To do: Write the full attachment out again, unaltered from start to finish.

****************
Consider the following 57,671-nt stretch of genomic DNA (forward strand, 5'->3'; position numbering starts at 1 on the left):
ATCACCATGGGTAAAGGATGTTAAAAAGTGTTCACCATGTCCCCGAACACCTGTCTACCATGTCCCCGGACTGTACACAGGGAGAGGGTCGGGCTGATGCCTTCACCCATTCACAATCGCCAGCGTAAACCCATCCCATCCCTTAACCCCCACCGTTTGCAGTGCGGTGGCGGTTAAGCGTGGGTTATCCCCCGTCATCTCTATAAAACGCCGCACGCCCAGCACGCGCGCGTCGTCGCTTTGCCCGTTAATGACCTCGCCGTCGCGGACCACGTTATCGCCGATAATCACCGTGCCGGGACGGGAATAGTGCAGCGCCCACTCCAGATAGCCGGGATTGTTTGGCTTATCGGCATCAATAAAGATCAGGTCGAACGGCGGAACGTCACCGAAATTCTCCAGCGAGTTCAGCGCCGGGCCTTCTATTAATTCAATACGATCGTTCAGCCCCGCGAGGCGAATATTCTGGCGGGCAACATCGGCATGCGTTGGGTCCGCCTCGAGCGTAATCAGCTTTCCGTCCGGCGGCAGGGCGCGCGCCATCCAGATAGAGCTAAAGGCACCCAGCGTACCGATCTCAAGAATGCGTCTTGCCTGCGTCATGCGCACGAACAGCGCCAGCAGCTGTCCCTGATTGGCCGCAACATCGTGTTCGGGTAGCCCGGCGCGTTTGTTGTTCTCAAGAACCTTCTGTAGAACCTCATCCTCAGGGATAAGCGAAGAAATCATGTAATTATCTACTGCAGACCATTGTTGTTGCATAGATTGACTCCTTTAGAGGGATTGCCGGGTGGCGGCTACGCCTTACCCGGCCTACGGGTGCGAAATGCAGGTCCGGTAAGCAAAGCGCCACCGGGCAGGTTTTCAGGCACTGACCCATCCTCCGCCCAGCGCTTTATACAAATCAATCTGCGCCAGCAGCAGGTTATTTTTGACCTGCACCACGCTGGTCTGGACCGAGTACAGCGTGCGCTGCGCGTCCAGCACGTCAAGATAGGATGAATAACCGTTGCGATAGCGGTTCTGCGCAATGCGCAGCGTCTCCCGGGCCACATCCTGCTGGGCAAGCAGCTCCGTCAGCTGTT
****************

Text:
Consider the following 57,671-nt stretch of genomic DNA (forward strand, 5'->3'; position numbering starts at 1 on the left):
ATCACCATGGGTAAAGGATGTTAAAAAGTGTTCACCATGTCCCCGAACACCTGTCTACCATGTCCCCGGACTGTACACAGGGAGAGGGTCGGGCTGATGCCTTCACCCATTCACAATCGCCAGCGTAAACCCATCCCATCCCTTAACCCCCACCGTTTGCAGTGCGGTGGCGGTTAAGCGTGGGTTATCCCCCGTCATCTCTATAAAACGCCGCACGCCCAGCACGCGCGCGTCGTCGCTTTGCCCGTTAATGACCTCGCCGTCGCGGACCACGTTATCGCCGATAATCACCGTGCCGGGACGGGAATAGTGCAGCGCCCACTCCAGATAGCCGGGATTGTTTGGCTTATCGGCATCAATAAAGATCAGGTCGAACGGCGGAACGTCACCGAAATTCTCCAGCGAGTTCAGCGCCGGGCCTTCTATTAATTCAATACGATCGTTCAGCCCCGCGAGGCGAATATTCTGGCGGGCAACATCGGCATGCGTTGGGTCCGCCTCGAGCGTAATCAGCTTTCCGTCCGGCGGCAGGGCGCGCGCCATCCAGATAGAGCTAAAGGCACCCAGCGTACCGATCTCAAGAATGCGTCTTGCCTGCGTCATGCGCACGAACAGCGCCAGCAGCTGTCCCTGATTGGCCGCAACATCGTGTTCGGGTAGCCCGGCGCGTTTGTTGTTCTCAAGAACCTTCTGTAGAACCTCATCCTCAGGGATAAGCGAAGAAATCATGTAATTATCTACTGCAGACCATTGTTGTTGCATAGATTGACTCCTTTAGAGGGATTGCCGGGTGGCGGCTACGCCTTACCCGGCCTACGGGTGCGAAATGCAGGTCCGGTAAGCAAAGCGCCACCGGGCAGGTTTTCAGGCACTGACCCATCCTCCGCCCAGCGCTTTATACAAATCAATCTGCGCCAGCAGCAGGTTATTTTTGACCTGCACCACGCTGGTCTGGACCGAGTACAGCGTGCGCTGCGCGTCCAGCACGTCAAGATAGGATGAATAACCGTTGCGATAGCGGTTCTGCGCAATGCGCAGCGTCTCCCGGGCCACATCCTGCTGGGCAAGCAGCTCCGTCAGCTGTT